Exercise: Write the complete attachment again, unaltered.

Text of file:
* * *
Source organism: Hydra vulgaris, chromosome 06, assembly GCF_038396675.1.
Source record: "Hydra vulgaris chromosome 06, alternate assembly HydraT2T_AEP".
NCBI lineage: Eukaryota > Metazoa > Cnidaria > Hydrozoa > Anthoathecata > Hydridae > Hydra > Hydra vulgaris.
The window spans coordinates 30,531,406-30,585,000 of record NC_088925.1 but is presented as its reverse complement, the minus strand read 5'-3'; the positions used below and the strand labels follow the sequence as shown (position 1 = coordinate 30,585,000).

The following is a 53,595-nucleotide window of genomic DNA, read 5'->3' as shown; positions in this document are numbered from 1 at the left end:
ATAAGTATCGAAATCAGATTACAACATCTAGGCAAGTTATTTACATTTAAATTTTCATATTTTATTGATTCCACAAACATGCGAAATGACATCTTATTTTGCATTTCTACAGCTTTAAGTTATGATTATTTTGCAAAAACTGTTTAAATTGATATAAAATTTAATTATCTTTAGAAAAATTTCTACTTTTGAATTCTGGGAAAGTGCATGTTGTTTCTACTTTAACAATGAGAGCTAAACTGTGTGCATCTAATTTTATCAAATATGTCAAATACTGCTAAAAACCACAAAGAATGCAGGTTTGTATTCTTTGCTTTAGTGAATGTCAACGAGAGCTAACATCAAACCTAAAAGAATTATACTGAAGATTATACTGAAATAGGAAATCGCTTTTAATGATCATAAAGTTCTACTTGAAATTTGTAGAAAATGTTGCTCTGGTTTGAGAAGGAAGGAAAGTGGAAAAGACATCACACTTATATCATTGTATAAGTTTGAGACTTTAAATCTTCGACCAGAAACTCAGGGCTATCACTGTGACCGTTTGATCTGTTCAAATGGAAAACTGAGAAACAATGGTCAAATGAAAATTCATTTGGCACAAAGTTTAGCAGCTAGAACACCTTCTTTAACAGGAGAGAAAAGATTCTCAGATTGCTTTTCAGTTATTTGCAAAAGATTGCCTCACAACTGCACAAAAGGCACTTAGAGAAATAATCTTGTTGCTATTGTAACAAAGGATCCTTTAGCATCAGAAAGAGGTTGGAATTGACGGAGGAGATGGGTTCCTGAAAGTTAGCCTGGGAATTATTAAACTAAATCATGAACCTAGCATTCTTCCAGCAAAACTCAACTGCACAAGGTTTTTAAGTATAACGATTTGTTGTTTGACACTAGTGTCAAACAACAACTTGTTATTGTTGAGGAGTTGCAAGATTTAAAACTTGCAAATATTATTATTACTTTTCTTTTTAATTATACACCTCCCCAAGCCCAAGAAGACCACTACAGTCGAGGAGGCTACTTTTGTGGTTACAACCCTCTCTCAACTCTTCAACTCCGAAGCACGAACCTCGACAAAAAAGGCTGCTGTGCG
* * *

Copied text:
Source organism: Hydra vulgaris, chromosome 06, assembly GCF_038396675.1.
Source record: "Hydra vulgaris chromosome 06, alternate assembly HydraT2T_AEP".
NCBI lineage: Eukaryota > Metazoa > Cnidaria > Hydrozoa > Anthoathecata > Hydridae > Hydra > Hydra vulgaris.
The window spans coordinates 30,531,406-30,585,000 of record NC_088925.1 but is presented as its reverse complement, the minus strand read 5'-3'; the positions used below and the strand labels follow the sequence as shown (position 1 = coordinate 30,585,000).

The following is a 53,595-nucleotide window of genomic DNA, read 5'->3' as shown; positions in this document are numbered from 1 at the left end:
ATAAGTATCGAAATCAGATTACAACATCTAGGCAAGTTATTTACATTTAAATTTTCATATTTTATTGATTCCACAAACATGCGAAATGACATCTTATTTTGCATTTCTACAGCTTTAAGTTATGATTATTTTGCAAAAACTGTTTAAATTGATATAAAATTTAATTATCTTTAGAAAAATTTCTACTTTTGAATTCTGGGAAAGTGCATGTTGTTTCTACTTTAACAATGAGAGCTAAACTGTGTGCATCTAATTTTATCAAATATGTCAAATACTGCTAAAAACCACAAAGAATGCAGGTTTGTATTCTTTGCTTTAGTGAATGTCAACGAGAGCTAACATCAAACCTAAAAGAATTATACTGAAGATTATACTGAAATAGGAAATCGCTTTTAATGATCATAAAGTTCTACTTGAAATTTGTAGAAAATGTTGCTCTGGTTTGAGAAGGAAGGAAAGTGGAAAAGACATCACACTTATATCATTGTATAAGTTTGAGACTTTAAATCTTCGACCAGAAACTCAGGGCTATCACTGTGACCGTTTGATCTGTTCAAATGGAAAACTGAGAAACAATGGTCAAATGAAAATTCATTTGGCACAAAGTTTAGCAGCTAGAACACCTTCTTTAACAGGAGAGAAAAGATTCTCAGATTGCTTTTCAGTTATTTGCAAAAGATTGCCTCACAACTGCACAAAAGGCACTTAGAGAAATAATCTTGTTGCTATTGTAACAAAGGATCCTTTAGCATCAGAAAGAGGTTGGAATTGACGGAGGAGATGGGTTCCTGAAAGTTAGCCTGGGAATTATTAAACTAAATCATGAACCTAGCATTCTTCCAGCAAAACTCAACTGCACAAGGTTTTTAAGTATAACGATTTGTTGTTTGACACTAGTGTCAAACAACAACTTGTTATTGTTGAGGAGTTGCAAGATTTAAAACTTGCAAATATTATTATTACTTTTCTTTTTAATTATACACCTCCCCAAGCCCAAGAAGACCACTACAGTCGAGGAGGCTACTTTTGTGGTTACAACCCTCTCTCAACTCTTCAACTCCGAAGCACGAACCTCGACAAAAAAGGCTGCTGTGCG